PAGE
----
There’s a reason why Agatha Christie is the world’s best-selling author. Her whodunnits are cleverly crafted, well-written, and highly entertaining. I also find them wholesomely Eurocentric, which is problematic these days.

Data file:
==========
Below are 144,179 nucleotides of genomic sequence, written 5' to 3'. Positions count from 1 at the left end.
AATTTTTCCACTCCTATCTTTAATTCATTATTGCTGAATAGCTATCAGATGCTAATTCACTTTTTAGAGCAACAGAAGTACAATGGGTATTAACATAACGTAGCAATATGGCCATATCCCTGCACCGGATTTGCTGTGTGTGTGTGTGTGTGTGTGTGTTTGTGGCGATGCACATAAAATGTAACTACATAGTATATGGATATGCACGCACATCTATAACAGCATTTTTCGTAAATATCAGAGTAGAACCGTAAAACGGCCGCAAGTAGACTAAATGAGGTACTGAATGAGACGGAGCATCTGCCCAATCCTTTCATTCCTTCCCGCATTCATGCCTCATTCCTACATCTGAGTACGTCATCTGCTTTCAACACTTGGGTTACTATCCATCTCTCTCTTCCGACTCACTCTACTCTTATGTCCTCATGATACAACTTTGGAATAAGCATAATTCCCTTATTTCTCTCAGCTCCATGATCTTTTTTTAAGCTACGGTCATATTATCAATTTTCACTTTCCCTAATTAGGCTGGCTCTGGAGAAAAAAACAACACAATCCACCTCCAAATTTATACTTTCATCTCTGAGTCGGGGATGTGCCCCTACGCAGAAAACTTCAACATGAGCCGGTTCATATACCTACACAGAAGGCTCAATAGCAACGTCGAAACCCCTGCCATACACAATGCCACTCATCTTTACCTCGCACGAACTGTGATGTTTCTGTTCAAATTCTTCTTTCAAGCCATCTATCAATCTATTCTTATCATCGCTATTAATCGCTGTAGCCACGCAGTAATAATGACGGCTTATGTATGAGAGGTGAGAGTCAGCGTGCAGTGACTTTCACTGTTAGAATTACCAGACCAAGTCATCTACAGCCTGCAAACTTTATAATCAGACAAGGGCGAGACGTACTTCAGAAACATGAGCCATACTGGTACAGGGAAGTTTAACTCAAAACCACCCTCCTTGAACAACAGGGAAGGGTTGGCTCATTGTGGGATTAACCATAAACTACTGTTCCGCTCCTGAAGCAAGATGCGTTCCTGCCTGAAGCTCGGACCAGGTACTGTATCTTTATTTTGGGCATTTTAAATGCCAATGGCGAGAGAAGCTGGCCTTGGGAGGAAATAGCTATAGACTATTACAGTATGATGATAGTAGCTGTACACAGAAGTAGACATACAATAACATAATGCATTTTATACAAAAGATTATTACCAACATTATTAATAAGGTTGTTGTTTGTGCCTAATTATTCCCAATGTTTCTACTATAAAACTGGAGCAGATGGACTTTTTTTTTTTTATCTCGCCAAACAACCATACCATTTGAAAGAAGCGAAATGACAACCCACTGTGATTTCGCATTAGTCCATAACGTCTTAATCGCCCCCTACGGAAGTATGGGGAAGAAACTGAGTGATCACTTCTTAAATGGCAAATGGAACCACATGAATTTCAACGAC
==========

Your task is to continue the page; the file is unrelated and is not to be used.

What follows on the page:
Death on the Nile (1937) is one of her best novels. A shot rings out onboard a luxurious Nile steamer. It is clearly a case of foul play. But the two prime suspects have airtight alibis. Moreover, practically everybody else on the ship had means, motive, and opportunity to do the deed. Even Hercule Poirot’s famous gray cells are baffled . . . for time. (more…)